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When haute horlogerie meets haute couture
Trend Forecaster

When haute horlogerie meets haute couture

Friday, 06 March 2020
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Marie de Pimodan-Bugnon
Freelance journalist

“One must be absolutely modern.”

Arthur Rimbaud

It takes passion, a healthy dose of curiosity and a sense of wonderment to convey the innumerable facets of watchmaking…

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5 min read

Impeccable pleats, animal prints, floral designs, lurex-like shimmer and embroidered motifs are finding their way onto dials and straps as fashion inspires women’s timepieces. From runway to wrist, watchmakers have got it all sewn up.

Leather and lace, feathers and tweed, a hint of shimmer and bags of style… women’s watches look beyond the classical canons and prove they are front-row material as haute couture flamboyance makes a seamless transition to cases, dials and straps. A strong sartorial influence emerges in the textures, patterns and techniques that watchmakers are borrowing from the fashion world.

Fashion forward

A newly released collection of ladies’ watches from Vacheron Constantin, Égérie finds inspiration in the rarefied world of haute couture. This isn’t about fashion or trends; it is, instead, an exploration of the refinement that prevails in the ateliers of the great couturiers. These qualities appear first on the dial, the centre of which is embellished with a pleated design, reminscent of fabric. Vacheron Constantin obtained this elegant motif thanks to a rare technique known as tapisserie, reproducing a large pattern in miniature by means of a machine that is over a hundred years old. Still more sophisticated details allude to haute couture. Both the date display on the Égérie Self-Winding and the off-centre moon phases on the Égérie Moon Phase are fringed with a circle of diamonds, while the Arabic numerals have been calligraphed especially for the collection to suggest the delicacy of lace.

Fashion offers a wealth of inspiration to brands that came to watchmaking from couture.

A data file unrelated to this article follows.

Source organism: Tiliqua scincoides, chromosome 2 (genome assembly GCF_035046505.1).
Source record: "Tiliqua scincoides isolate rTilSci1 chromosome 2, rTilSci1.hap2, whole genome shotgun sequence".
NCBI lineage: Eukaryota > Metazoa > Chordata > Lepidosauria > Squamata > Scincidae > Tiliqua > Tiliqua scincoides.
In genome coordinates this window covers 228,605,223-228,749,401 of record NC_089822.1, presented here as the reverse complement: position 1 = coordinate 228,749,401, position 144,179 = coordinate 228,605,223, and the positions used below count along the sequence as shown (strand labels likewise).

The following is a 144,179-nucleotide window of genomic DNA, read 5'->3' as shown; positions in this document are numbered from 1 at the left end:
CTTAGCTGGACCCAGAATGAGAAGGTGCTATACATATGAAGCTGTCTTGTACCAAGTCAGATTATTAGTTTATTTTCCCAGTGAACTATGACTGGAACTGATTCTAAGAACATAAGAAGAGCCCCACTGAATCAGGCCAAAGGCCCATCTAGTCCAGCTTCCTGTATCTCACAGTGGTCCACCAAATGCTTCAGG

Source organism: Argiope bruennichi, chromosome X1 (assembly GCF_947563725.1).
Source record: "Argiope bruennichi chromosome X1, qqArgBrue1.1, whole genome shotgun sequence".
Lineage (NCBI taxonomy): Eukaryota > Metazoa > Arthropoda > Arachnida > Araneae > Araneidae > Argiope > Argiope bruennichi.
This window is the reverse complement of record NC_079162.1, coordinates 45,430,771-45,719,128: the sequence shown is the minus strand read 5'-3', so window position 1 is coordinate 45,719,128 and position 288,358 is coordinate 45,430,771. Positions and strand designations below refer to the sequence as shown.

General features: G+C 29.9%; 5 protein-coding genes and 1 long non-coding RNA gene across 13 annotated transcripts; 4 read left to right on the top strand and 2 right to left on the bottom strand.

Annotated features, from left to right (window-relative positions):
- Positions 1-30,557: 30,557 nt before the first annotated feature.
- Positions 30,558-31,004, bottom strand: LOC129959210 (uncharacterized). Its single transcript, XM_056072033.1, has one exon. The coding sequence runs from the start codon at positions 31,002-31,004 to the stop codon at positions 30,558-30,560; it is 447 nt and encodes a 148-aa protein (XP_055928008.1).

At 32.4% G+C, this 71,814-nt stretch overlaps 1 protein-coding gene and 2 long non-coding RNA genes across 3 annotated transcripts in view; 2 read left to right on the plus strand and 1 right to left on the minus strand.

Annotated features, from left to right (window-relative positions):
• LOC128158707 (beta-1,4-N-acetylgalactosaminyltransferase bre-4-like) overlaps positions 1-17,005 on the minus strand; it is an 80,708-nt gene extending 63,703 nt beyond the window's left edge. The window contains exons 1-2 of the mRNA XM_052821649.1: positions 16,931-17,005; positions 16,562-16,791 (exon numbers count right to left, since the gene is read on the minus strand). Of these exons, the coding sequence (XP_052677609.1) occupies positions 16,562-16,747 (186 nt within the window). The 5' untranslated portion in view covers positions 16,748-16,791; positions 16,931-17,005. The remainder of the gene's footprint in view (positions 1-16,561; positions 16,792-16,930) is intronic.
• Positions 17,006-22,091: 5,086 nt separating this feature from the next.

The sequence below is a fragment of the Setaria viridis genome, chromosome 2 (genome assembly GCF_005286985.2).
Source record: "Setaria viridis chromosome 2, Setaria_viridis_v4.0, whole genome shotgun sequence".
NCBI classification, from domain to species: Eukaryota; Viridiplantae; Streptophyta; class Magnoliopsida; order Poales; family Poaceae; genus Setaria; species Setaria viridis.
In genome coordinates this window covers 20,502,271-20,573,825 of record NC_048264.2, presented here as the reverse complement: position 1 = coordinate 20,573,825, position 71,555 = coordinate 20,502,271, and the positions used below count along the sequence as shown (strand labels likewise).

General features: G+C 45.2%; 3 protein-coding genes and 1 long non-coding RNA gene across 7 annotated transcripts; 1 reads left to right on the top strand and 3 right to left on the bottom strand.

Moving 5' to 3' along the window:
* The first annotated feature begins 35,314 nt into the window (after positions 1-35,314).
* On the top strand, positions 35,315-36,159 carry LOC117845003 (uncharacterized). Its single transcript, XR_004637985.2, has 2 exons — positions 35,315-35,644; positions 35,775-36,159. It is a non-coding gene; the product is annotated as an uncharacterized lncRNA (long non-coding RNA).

For those brands that came to watchmaking after exercising their talent in fashion, haute couture or ready-to-wear lines provide a wealth of ideas that are readily transposable to dials and straps. The supple texture of Chanel’s signature tweed is reproduced on the strap of the Boy•Friend Tweedy, on the Grand Feu enamel dial of the Boy•Friend Tweed Art, in two colourways or a muted gradient of greys and black, and again on the dial of the Boy•Friend Neo Tweed, all three models presented in 2019. Carrying on this theme, the maison recently unveiled the Tweed fine jewellery collection of 45 unique pieces. Designs include secret watches that brilliantly imitate this distinctive hand-woven wool fabric — as synonymous with Chanel as Mademoiselle herself — through intricate settings of diamonds and other gems.

Boy•Friend Tweedy © Chanel
Boy•Friend Tweedy © Chanel

Couture is a natural inspiration for Dior, too, and particularly the magnificent ballgowns that swish and swirl across the dials of the Grand Bal watches. Embellished with silk threads, mother-of-pearl or diamonds in a lattice setting and powered by the 11½ calibre inversé which wears its rotor on the dial side, the collection brings a multitude of possibilities to life, all inspired by Dior couture. The latest to date, the Dior Grand Bal Supernatural N°1 offers the spectacular sight of colourful feathers brushing against a backdrop of shimmering opal, embracing the wrist with the elegance and flamboyant beauty of a ballgown.

The fabric of time

Couture houses aren’t alone in introducing the tropes of fashion to their watch designs. Brands with no immediate connection to the catwalk have also picked up on trends as well as fabrics. In 2018 Hublot draped its Classic Fusion Chronograph in cloth chosen by Italia Independent designer Lapo Elkann from the archives of the Italian tailoring firm, Rubinacci. Dressed in houndstooth, a stylish pinstripe or a Prince of Wales check, the dials and straps of these limited editions were given full sartorial treatment. This was also the year Hermès launched the Carré Cuir in head-to-toe leather.

The sophistication of a couture garment finds its equivalent in the techniques watchmakers employ.

Animal print, a perennial fashion favourite, takes on a new guise at Cartier for the visually striking cuff of the Panthère de Cartier, a weave of gold links spotted with black lacquer. At Breguet, the many blues on the dial of the Reine de Naples 8967 bring to mind tie-dye fabric’s multitude of shades. Mounted on a blue denim strap, it pairs beautifully with the tie-dye trend that was all the rage in the 1970s and a hot favourite on the runway last year.

Reine de Naples 8967 © Breguet
Reine de Naples 8967 © Breguet

While fashion’s influence on watchmaking is evident in the borrowing of materials such as leather, denim or feathers, the sophistication of a couture garment finds its equivalent in the very specific techniques watchmakers employ. Finely wrought gold — a speciality for which Piaget is renowned with its woven or delicately engraved bracelets — suggests the texture of soft jersey fabric or the shimmer of lurex. Rarely out of style, flower prints blossom on the dial of Chopard’s L.U.C XP Esprit de Fleurier Peony thanks to a combination of gold engraving, miniature painting and mother-of-pearl silhouetting. Gold is also at the heart of the Slim d’Hermès Cheval Ikat. The horse motif is brought to life using a dyeing and weaving technique, originally from Asia, known as ikat. Hundreds of gold threads, each a third of the width of a human hair, are woven onto the dial to stunning effect. From runway to wrist, watchmakers have got it all sewn up.

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